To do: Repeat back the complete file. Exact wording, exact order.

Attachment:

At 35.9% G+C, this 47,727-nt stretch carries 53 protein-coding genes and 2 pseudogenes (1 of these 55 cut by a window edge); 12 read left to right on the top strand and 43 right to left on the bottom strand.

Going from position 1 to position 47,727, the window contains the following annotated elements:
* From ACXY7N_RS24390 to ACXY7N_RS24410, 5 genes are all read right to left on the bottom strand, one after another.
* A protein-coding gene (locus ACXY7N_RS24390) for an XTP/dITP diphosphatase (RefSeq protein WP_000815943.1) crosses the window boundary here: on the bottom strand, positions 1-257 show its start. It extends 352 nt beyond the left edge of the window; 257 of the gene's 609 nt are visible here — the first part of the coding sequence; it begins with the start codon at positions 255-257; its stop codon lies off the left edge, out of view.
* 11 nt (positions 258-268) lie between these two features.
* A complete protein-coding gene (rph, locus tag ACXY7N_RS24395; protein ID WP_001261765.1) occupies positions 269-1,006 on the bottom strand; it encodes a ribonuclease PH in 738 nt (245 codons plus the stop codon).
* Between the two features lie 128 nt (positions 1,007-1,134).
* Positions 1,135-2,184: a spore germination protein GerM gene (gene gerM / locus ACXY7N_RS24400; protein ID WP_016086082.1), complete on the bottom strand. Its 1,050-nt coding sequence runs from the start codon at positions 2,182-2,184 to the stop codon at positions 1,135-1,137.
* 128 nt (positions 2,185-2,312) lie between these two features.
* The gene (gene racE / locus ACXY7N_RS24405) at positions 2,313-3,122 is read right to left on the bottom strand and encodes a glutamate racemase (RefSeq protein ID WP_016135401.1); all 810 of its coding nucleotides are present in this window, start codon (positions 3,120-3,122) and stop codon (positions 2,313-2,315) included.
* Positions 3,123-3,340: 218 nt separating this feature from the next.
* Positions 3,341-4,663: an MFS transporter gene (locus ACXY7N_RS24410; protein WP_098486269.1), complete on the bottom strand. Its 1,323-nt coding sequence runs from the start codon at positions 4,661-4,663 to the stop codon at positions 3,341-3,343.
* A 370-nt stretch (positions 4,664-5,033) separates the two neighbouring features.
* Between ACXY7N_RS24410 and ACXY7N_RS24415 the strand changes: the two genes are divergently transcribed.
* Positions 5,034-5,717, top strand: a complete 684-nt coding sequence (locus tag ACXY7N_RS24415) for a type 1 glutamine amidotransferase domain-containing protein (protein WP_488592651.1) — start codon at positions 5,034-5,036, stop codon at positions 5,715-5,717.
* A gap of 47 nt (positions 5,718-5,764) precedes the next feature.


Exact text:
At 35.9% G+C, this 47,727-nt stretch carries 53 protein-coding genes and 2 pseudogenes (1 of these 55 cut by a window edge); 12 read left to right on the top strand and 43 right to left on the bottom strand.

Going from position 1 to position 47,727, the window contains the following annotated elements:
* From ACXY7N_RS24390 to ACXY7N_RS24410, 5 genes are all read right to left on the bottom strand, one after another.
* A protein-coding gene (locus ACXY7N_RS24390) for an XTP/dITP diphosphatase (RefSeq protein WP_000815943.1) crosses the window boundary here: on the bottom strand, positions 1-257 show its start. It extends 352 nt beyond the left edge of the window; 257 of the gene's 609 nt are visible here — the first part of the coding sequence; it begins with the start codon at positions 255-257; its stop codon lies off the left edge, out of view.
* 11 nt (positions 258-268) lie between these two features.
* A complete protein-coding gene (rph, locus tag ACXY7N_RS24395; protein ID WP_001261765.1) occupies positions 269-1,006 on the bottom strand; it encodes a ribonuclease PH in 738 nt (245 codons plus the stop codon).
* Between the two features lie 128 nt (positions 1,007-1,134).
* Positions 1,135-2,184: a spore germination protein GerM gene (gene gerM / locus ACXY7N_RS24400; protein ID WP_016086082.1), complete on the bottom strand. Its 1,050-nt coding sequence runs from the start codon at positions 2,182-2,184 to the stop codon at positions 1,135-1,137.
* 128 nt (positions 2,185-2,312) lie between these two features.
* The gene (gene racE / locus ACXY7N_RS24405) at positions 2,313-3,122 is read right to left on the bottom strand and encodes a glutamate racemase (RefSeq protein ID WP_016135401.1); all 810 of its coding nucleotides are present in this window, start codon (positions 3,120-3,122) and stop codon (positions 2,313-2,315) included.
* Positions 3,123-3,340: 218 nt separating this feature from the next.
* Positions 3,341-4,663: an MFS transporter gene (locus ACXY7N_RS24410; protein WP_098486269.1), complete on the bottom strand. Its 1,323-nt coding sequence runs from the start codon at positions 4,661-4,663 to the stop codon at positions 3,341-3,343.
* A 370-nt stretch (positions 4,664-5,033) separates the two neighbouring features.
* Between ACXY7N_RS24410 and ACXY7N_RS24415 the strand changes: the two genes are divergently transcribed.
* Positions 5,034-5,717, top strand: a complete 684-nt coding sequence (locus tag ACXY7N_RS24415) for a type 1 glutamine amidotransferase domain-containing protein (protein WP_488592651.1) — start codon at positions 5,034-5,036, stop codon at positions 5,715-5,717.
* A gap of 47 nt (positions 5,718-5,764) precedes the next feature.